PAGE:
The 38-year-old man charged with assault over the alleged headbutting of Tony Abbott has said he "seized the moment" when confronting the former Prime Minister.
Speaking to reporters on Friday, Astro Labe said that he would plead guilty to a minor assault charge.
"I'm never going to get the opportunity to headbutt that c**t again ... so I seized the moment," he said.
Labe said that the incident had nothing to do with marriage equality and that he was "deeply embarrassed" that it might hurt the 'Yes' campaign.
"I believe in human rights and that's largely why I hate Tony Abbott because he doesn't believe in any human rights -- it has absolutely nothing to do with marriage equality," he said.
"That was just coincidental that someone had stuck a sticker on my jacket .. It was not what I was thinking about."
The 38-year-old from North Hobart was charged with assault by Police on Friday.
"The man was charged with one count of Common Assault following a police investigation into a complaint made by Tony Abbott MP," Tasmania Police confirmed in a statement.
Labe was granted conditional bail and will appear in Hobart Magistrates Court on October 23.
Tony Abbott had earlier said that he intended to press charges if his alleged assaulter was caught.
"While I don't claim to have been seriously hurt, people should not be violent on the streets of Hobart or any other Australian city," he told Sky News on Friday afternoon.
"Certainly, you should never meet an opinion with a headbutt -- you just shouldn't do it."
Abbott had told 2GB radio that the alleged headbutter had approached him as he came out of The Mercury offices on the Hobart waterfront and asked to shake his hand.
"A fellow sung out at me, 'hey Tony'. I turned around. There was a chap wearing a 'vote yes' badge," Abbott told the radio station.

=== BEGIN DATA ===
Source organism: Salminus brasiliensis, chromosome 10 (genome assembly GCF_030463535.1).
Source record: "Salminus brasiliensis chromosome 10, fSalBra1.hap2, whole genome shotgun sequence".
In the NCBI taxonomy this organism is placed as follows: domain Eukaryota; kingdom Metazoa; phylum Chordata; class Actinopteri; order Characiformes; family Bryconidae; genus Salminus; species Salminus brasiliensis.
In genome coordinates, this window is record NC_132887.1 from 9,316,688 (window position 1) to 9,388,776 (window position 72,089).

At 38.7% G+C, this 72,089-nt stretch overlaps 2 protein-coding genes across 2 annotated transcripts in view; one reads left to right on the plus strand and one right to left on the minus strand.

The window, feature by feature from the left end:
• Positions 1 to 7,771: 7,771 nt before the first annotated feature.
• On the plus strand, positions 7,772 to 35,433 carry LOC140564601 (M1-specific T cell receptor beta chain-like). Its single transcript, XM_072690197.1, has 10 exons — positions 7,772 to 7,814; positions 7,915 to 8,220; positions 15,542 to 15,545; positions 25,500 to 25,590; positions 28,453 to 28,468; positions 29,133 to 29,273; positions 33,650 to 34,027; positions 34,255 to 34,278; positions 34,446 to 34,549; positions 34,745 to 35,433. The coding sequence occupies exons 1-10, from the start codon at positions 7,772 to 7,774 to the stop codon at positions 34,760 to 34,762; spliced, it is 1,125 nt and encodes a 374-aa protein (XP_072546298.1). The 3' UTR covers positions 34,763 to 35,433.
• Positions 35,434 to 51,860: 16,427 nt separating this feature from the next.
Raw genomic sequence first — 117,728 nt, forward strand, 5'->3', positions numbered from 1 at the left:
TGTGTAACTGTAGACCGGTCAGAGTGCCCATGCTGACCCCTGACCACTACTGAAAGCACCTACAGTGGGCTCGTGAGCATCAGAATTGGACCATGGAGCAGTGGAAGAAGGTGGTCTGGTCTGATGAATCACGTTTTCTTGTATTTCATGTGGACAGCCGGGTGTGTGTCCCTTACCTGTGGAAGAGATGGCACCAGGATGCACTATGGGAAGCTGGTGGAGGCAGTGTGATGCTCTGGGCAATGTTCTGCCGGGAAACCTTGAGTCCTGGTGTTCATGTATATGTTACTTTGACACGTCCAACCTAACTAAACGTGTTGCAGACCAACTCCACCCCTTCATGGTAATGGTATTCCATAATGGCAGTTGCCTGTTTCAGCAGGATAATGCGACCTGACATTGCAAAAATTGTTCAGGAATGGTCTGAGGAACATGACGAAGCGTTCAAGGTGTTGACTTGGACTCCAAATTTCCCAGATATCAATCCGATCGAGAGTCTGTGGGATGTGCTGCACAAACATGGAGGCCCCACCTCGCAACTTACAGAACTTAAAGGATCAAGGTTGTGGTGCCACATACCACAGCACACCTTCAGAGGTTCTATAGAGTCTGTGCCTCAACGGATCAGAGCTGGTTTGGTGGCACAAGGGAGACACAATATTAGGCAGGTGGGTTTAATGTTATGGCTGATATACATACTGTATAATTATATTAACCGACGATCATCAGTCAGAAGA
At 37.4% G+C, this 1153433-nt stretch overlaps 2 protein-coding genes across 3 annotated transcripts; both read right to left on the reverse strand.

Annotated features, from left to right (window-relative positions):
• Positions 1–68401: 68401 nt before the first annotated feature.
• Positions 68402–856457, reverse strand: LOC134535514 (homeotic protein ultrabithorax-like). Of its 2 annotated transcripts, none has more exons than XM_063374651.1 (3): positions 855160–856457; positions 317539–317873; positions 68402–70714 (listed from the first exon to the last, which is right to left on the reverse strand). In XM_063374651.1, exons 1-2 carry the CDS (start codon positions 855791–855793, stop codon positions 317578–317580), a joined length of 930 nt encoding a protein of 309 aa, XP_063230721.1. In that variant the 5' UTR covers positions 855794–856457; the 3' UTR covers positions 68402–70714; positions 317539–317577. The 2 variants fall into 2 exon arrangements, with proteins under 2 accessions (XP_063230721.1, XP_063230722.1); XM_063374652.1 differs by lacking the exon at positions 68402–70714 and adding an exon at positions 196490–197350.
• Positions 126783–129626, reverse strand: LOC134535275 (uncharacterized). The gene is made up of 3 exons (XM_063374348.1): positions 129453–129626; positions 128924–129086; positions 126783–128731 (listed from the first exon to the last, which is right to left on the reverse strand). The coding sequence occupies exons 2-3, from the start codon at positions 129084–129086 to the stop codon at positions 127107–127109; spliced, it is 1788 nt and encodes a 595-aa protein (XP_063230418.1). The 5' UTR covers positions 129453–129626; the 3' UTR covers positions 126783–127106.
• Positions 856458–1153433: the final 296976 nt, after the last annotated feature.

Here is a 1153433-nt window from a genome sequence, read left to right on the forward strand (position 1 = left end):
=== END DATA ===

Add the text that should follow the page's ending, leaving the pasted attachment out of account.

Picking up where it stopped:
"He says 'I want to shake your hand'. I went over to shake his hand, then he headbutted me."
"He wasn't very good at it, I've got to say, but he did make contact. The only damage was a very, very slightly swollen lip."
Abbott has been visiting Tasmania, where he met with 'no' campaigners over the same-sex marriage postal vote.
The police spokesperson said that investigators would not be getting involved in any "political matters of vote 'yes' or 'no'" which may have motivated the attack.
Tony Abbott filed a formal complaint to Tasmania Police on Thursday evening over the alleged attack, but only after police contacted him over the incident.
The Coalition backbencher says the incident was reported to the Australian Federal Police "immediately" and he spoke to 2GB "a few hours later".
He described being in "shock" following the incident.
"Normally a handshake is a sign of trust and peace. It is a sign of two people wanting to deal openly and courteously with each other," he told reporters on Friday morning.
"It's sad that this debate has come to that."
The use of violence has been condemned by politicians and same sex marriage campaigners on both sides, including Prime Minister Malcolm Turnbull, who labelled the incident "disgraceful".